The use of such obturator in these patients allow not only to close nasal and sinus communications but also to restore a correct chewing, swallowing and pronunciation especially of those phonemes that require a correct labial and dental position.

It is very important to consider patient’s psychological aspect and his social relationships.

Regarding third and last criterion, the function, it is evident how the closure of the communication and the restoration of absent teeth can allow patients reinstatement of a varied diet and the removal of nasogastric tube (16, 17).


The impression, in particular the first, is the critical step for excellence in mobile prosthesis because it will determine the future success of the prosthesis itself; in fact the details must be clearly visible for transferring all the information to the laboratory; the anatomical structures that must be correctly detected with the impression are the following:

  • - the hard palate until posterior area of compressibility;
  • - the residual alveolar ridge, with alveolar tubercles;
  • - the pterygo-maxillary incisions;
  • - the buccal and labial vestibule;
  • - median and lateral frenula.

In case of patients after-surgery with oral-nasal communications it is important to be careful to choose the consistency material for impression, in order to prevent the spreading of such material in the cavities.

It is useful in this cases the positioning of gauze to prevent the flow of material in the cavity and at the same time to give a stop surface.

Once the most suitable material has been chosen, you test the tray, positioned behind the patient, introducing two-thirds of the tray in patient’s mouth, while you stretch the other side mouth, at this point it completes the introduction of the impression tray with a movement of rotation of the hand.

The doctor must detect the palatal vault and the posterior edge until the mobile area of the soft palate.

Now you can proceed to knead the material and take an impression with the same method described above with the only change to functionalize the impression, namely to record the movements and muscle frenula.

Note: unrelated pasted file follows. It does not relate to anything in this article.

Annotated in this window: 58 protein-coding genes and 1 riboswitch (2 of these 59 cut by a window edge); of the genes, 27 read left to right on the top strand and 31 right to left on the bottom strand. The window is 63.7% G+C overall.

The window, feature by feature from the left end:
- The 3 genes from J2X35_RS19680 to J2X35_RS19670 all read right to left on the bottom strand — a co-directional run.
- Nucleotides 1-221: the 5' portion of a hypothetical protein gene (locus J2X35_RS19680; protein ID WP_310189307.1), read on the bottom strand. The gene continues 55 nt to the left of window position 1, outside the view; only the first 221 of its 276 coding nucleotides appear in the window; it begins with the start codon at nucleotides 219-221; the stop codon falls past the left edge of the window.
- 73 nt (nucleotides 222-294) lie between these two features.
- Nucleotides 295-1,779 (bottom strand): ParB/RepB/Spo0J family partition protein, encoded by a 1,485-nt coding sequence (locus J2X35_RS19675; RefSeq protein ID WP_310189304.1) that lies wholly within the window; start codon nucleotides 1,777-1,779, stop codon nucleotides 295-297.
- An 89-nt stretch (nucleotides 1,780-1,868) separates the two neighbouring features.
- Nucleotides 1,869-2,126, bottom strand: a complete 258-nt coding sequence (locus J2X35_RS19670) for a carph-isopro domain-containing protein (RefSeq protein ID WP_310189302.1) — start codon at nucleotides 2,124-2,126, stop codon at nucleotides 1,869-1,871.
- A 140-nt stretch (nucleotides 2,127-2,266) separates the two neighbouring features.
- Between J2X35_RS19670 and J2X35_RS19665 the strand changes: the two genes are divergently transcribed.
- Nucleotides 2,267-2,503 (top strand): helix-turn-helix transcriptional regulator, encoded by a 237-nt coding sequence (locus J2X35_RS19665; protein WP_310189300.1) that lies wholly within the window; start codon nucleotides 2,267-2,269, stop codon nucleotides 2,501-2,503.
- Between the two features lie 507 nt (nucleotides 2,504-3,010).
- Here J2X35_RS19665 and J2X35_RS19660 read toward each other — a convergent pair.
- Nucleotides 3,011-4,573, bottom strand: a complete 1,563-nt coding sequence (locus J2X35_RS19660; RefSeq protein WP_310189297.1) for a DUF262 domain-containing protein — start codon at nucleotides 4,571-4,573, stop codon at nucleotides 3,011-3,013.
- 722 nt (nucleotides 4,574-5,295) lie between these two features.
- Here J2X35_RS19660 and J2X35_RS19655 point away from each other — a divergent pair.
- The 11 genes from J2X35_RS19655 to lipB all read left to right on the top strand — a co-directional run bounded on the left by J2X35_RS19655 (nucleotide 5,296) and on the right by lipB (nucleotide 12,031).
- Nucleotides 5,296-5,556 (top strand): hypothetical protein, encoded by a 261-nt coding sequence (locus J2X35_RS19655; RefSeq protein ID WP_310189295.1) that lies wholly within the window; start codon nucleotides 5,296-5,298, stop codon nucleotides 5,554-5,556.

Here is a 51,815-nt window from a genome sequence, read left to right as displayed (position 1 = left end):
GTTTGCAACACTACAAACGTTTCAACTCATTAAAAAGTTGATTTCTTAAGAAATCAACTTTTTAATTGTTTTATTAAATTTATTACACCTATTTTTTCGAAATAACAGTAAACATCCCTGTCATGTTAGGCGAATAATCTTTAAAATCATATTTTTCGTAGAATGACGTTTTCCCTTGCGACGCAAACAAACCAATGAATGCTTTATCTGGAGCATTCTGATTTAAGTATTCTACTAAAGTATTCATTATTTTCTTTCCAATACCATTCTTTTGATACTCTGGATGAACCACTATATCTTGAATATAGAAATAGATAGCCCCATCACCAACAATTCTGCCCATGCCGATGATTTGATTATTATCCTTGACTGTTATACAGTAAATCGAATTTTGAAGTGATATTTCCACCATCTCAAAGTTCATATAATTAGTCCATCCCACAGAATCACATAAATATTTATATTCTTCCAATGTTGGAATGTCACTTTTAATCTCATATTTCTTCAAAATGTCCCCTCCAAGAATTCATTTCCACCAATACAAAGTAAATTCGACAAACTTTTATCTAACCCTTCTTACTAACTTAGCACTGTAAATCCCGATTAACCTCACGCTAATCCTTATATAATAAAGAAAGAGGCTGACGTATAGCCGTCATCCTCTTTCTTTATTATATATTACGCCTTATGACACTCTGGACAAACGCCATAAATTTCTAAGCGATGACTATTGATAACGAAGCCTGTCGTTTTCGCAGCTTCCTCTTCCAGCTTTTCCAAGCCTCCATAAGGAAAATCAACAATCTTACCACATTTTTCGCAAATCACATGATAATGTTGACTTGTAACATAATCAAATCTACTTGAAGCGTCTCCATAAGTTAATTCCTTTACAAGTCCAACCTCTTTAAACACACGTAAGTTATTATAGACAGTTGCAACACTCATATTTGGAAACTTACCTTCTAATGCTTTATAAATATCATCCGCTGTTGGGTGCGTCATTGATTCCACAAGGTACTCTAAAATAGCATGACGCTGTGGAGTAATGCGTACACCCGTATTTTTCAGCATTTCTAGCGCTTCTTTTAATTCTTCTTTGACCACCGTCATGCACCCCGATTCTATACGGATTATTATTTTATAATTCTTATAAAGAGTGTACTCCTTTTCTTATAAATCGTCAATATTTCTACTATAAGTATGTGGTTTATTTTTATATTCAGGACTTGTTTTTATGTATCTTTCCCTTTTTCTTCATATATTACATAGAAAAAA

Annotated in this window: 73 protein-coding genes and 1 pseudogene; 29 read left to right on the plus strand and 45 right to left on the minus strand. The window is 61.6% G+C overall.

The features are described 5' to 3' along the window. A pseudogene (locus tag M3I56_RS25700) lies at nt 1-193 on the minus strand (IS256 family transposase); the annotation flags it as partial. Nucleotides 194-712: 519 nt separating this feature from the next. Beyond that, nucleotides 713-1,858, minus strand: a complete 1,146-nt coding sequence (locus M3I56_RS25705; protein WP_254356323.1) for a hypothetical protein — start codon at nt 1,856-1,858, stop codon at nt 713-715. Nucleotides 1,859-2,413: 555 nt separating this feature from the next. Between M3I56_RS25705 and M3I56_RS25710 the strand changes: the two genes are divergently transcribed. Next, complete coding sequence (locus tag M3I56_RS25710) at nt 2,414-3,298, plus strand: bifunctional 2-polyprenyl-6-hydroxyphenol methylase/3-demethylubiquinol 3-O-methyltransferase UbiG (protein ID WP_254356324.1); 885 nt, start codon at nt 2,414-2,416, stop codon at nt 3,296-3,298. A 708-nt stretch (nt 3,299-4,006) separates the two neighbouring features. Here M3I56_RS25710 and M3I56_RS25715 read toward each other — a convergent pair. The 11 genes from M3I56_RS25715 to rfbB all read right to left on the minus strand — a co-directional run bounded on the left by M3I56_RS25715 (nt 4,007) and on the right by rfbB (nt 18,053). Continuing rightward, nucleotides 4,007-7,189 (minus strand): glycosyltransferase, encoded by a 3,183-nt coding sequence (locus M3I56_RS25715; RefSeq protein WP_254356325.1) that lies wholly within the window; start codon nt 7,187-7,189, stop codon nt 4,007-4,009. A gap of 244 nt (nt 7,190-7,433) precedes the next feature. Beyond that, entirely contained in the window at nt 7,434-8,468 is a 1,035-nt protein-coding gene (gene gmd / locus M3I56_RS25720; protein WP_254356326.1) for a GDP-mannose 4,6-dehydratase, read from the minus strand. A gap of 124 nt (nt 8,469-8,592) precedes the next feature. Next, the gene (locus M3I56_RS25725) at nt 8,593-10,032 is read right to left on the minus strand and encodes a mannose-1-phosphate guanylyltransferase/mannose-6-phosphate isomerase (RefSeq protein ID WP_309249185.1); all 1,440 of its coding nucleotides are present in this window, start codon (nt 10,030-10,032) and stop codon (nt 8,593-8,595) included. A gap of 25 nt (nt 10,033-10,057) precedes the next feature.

To functionalize the impression we proceed to extend the lip at the top, out, down, and forward and perform the same movement with the corners of the mouth.

Once the expected time of taking you raise your lips and cheeks to rid the air seal and removed the tray. Evaluated the imprint in order to check if they have recorded all useful areas, this is sent in the laboratory where he made a plaster model reproducing the patient’s mouth.

On the model is made a resin prosthesis, with or without a metallic structure to support the teeth, which restores also the lost tissue and fills the cavity between oral cavity and those antral or nasal. In the edentulous the wax is used for bite registration and at the same time is controlled prosthesis’s seal and the extension; often it is necessary remodel the resin if it presents excessive pressures, or we can use it as an impression tray in the case of not adequate retention.

After checking the good fit of the prosthesis the vertical dimension is recorded: measuring the distance between two points fixed on patient’s skin with a relaxed muscles.

In the case of rehabilitation involving the anterior area, from canine to canine, mark face’s midline and to pronounce phonemes “f” and “v”; during the pronunciation of these phonemes superior wax must touch the inner part of lower lip. It is also useful phoneme “s” to check upper and lower anterior teeth position, in fact if the pronunciation is correct a space of 2.3 mm between the teeth must leave.

When the vertical dimension and the correct pronunciation are controlled, all the data are sent to a laboratory for realization, according to the medical indication because in this way the prosthesis will be personalized on patient characteristics; if necessary the prosthesis can be test before the finalization.

When the prosthesis is completed, we have to teach the patient to insert, remove and clean it; in fact the presence of the prosthesis facilitates bacterial plaque accumulation.

Clinical case

In the first case report, a 60-year-old woman was diagnosed with an epidermoid carcinoma extended over all the palatal. Addressed to the Otorhinolaryngologist Division of “St. Giovanni Calibita Fatebenefratelli - Isola Tiberina” in Rome, the patient has undergone a resection surgery of all the hard and soft palate (Fig. 1).

Figure 1Figure 1
Oral-nasal communication.

After the surgery and the complete loss of the hard palate, the crestal bone and part of the soft palate, it was made a complete prosthesis with acrylic resin (Figs. 2, 3). This prosthesis is stabilized on residue bone and restored the function, the phonetics and allowed to occlude the big space remained on the palate giving a good cosmetic aspect to the patient (Fig. 4).

Figure 2Figure 2
Resin prosthesis.
Figure 3Figure 3
Resin prosthesis, upper vision.
Figure 4Figure 4
Patient’s smile.

In the second case report, a 40-year-young man had a wide communication between oral and nasal cavity due to a surgical resection (Figs. 5, 6). On rx orthopantomography many dental elements were absent and some roots had to be removed (Fig. 7). The roots were removed, and after healing, a partial prosthesis with missing elements and with palatal obturator function were made (Figs. 810). The patient did not want to establish a correct chewing through a lower partial prosthesis.

Figure 5Figure 5
Oral-nasal communication.
Figure 6Figure 6
Frontal view without obturator.
Figure 8Figure 8
Prosthesis, upper view, note bulb in acrylic resin.
Figure 9Figure 9
Occlusal vision of prosthesis.
Figure 10Figure 10
Frontal view, with obturator.